The industry might have to depend more on appropriations from donors to sustain their marketing activities.
Kenya Tourist Development Corporation, (KTDC), which gives loans to hotels to carry out soft refurbishments, should increase its funding towards development of conference facilities. KTDC was allocated Sh800 million in the 2009/2010 budget.
Boost domestic tourism
Kenya has a large and growing middle income group that is increasingly travelling and holding conferences.
This should be encouraged, for instance Tembea Kenya Initiative — a public/private initiative aimed at promoting domestic tourism is bearing fruits but needs quite some push to get to a level where it can effectively cushion the industry when foreign tourists are scarce.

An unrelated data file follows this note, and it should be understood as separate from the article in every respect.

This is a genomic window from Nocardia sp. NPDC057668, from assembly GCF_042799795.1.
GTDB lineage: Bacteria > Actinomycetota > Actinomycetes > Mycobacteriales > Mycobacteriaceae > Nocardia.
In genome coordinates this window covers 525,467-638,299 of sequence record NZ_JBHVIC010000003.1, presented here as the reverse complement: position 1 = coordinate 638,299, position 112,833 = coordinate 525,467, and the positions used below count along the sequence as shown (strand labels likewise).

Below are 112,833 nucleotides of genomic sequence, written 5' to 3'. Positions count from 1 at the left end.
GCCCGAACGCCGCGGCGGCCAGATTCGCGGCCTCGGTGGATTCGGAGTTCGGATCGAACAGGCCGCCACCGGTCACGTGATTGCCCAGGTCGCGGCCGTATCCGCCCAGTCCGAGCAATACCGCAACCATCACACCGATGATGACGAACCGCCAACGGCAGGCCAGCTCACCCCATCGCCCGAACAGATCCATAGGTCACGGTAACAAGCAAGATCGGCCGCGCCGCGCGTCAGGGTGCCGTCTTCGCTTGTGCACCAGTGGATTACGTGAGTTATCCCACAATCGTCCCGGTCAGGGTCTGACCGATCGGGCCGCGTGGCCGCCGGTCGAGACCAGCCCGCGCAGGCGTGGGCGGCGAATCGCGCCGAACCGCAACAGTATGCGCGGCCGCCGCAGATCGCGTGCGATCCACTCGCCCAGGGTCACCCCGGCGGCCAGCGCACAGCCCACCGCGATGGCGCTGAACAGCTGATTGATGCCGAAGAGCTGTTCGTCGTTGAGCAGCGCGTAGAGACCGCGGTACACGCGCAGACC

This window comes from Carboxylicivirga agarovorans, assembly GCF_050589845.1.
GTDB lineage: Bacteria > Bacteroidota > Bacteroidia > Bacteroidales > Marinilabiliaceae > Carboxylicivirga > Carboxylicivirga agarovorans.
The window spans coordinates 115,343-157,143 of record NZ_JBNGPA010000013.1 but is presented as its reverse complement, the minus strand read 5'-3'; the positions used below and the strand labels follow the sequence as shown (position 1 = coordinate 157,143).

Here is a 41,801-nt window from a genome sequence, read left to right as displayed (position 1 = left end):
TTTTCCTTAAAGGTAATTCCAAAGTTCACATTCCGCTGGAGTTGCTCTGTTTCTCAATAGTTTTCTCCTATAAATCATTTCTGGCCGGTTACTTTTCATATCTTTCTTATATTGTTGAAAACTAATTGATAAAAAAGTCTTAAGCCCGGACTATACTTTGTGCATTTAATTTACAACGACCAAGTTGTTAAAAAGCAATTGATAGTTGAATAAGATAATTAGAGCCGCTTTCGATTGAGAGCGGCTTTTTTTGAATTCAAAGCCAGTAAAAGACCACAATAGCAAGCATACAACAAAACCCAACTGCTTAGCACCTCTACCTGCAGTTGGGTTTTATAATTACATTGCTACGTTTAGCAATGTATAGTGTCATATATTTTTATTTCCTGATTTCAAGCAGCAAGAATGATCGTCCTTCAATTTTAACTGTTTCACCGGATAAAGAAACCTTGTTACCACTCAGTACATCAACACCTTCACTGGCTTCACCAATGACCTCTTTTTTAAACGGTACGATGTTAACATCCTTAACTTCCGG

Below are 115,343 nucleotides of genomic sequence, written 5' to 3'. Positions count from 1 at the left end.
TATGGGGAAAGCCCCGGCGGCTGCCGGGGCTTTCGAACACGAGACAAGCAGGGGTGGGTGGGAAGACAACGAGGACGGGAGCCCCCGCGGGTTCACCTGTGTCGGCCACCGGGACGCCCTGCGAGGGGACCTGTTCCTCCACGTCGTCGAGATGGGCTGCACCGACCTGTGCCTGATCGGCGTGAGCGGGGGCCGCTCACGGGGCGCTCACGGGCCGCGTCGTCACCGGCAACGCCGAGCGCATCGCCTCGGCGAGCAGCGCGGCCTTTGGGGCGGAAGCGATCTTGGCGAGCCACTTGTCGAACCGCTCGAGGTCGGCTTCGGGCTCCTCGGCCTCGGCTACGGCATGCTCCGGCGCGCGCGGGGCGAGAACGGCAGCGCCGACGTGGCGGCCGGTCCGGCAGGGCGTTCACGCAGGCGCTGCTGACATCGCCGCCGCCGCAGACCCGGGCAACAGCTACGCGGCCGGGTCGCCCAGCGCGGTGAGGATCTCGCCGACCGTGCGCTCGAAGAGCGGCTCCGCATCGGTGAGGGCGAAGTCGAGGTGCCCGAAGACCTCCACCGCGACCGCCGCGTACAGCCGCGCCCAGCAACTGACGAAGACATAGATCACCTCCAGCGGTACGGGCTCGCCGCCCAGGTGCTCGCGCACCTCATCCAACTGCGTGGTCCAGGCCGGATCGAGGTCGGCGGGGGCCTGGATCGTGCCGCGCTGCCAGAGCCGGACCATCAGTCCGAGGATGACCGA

The newly created body for the promotion of domestic tourism and the domestic tourism council of Kenya was allocated 10.3 million shillings. These funds should go a long way in improving our domestic tourism.
Develop world-class facilities
These include conference halls and private meeting rooms, audiovisual and multimedia services and telecommunications.
South Africa, Egypt and Morocco are leading in conference tourism because they have conference facilities of international standards and back-up services.
Kenya has its share in conference tourism in the world. Facilities for conferencing in Kenya should be developed and many countries will prefer Kenya as a conference destination.
The Kenyan government should find ways of encouraging international hospitality investment by removing barriers to entry and offering incentives.